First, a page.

While his condemnation does seem to be about pilgrimage, I think it can also be seen as an argument about place. As he says, grace is in no greater quantities in Jerusalem than that which is found in Cappadocia. For him, it does not appear that no place is holy, or should be labeled as such, for as Brouria Bitton-Ashkelony has argued, Gregory often uses the phrase ieros topos for certain sites around Cappadocia. If his concern may not be about the problem of holy sites in general, what reason would there be for Gregory to have issues with Jerusalem? One way to answer this question is to look to the economic aspects and advantages that emerge in the practice of pilgrimage. In his discussion of Jerome and Vigilantius’ differences over the cult of the saints, Peter Brown details the kind of fundraising that occurred in Rome for its provinces and the Holy Land:

 Funds continued to flow out of Rome and the West toward the Holy Places and the monasteries of Egypt. Rome could afford this drain. But in the provinces propaganda for the ascetic movement and the fostering of pilgrimage to the Holy Land threatened to undermine the finances of the less well-endowed local churches. In the years before 406, the issue exploded. The monasteries around Jerusalem came under attack. They were accused of having diverted the wealth of rich Christians away from their local churches through soliciting overseas donations to the Holy Land.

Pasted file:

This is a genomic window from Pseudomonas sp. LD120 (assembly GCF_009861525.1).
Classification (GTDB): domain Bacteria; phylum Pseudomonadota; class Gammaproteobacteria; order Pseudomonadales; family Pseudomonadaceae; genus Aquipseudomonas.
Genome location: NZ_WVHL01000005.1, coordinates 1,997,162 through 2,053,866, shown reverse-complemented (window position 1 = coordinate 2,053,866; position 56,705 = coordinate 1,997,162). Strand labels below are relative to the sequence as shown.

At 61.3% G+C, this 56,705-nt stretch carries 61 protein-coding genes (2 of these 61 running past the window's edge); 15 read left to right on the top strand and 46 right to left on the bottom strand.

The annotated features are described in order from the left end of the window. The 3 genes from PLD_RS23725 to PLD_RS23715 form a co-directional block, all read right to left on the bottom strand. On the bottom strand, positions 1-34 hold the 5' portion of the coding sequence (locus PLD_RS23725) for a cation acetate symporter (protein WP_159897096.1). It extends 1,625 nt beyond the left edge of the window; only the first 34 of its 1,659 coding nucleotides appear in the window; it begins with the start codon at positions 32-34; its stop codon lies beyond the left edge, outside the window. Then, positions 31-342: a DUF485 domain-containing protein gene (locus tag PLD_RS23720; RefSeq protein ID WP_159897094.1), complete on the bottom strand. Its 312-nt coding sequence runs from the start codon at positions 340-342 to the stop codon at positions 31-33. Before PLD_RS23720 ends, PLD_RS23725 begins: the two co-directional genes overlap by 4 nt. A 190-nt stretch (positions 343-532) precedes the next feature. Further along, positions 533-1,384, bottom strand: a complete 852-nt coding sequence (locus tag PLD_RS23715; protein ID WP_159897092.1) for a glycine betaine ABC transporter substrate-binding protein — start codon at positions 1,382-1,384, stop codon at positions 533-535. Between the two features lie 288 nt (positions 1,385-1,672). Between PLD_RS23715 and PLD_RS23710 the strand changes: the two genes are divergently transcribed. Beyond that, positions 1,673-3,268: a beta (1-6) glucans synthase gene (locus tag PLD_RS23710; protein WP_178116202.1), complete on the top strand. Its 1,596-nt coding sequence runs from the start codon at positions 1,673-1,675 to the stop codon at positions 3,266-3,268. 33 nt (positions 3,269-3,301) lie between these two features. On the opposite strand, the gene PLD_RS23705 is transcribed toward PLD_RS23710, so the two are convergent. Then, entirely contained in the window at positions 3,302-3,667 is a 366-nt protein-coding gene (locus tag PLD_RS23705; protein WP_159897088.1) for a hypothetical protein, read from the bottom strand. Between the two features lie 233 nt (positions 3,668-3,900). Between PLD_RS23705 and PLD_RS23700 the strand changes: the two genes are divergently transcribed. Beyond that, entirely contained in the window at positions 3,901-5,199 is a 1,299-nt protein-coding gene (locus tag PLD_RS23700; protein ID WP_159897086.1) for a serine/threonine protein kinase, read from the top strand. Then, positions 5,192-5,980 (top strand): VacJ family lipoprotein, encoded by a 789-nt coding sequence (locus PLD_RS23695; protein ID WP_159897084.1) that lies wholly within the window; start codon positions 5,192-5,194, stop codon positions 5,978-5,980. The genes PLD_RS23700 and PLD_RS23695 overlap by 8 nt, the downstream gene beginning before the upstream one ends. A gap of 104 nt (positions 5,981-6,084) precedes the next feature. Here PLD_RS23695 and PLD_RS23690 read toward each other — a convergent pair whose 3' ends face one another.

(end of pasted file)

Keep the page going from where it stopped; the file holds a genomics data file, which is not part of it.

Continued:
Although Gregory does not address such issues in Letter 2, and Brown does not specifically mention him, reading Gregory’s position on pilgrimages in the letter through the lens of economic interest serves to, in the words of Bruce Lincoln, discuss “the temporal, contextual, situated, interested, human, and material dimensions” of Gregory’s discourse that represents itself as “…transcendent, spiritual, and divine.”

Tara Baldrick-Morrone is a doctoral student at Florida State University. Her research interests include rhetoric about the body and disease in late antiquity, ancient medicine, and issues of method and theory in the academic study of religion by way of critical pedagogy. She can be contacted at tbaldrickmorrone at fsu dot edu and on Twitter.

* Image from Anna Silvas’ translation and commentary on the letters of Gregory of Nyssa, published by Brill in 2007.

Capitalism’s Turn?

Wednesday, October 22nd, 2014

by Jeffrey Wheatley

The Greenstone Church in Pullman Town, ca. 1883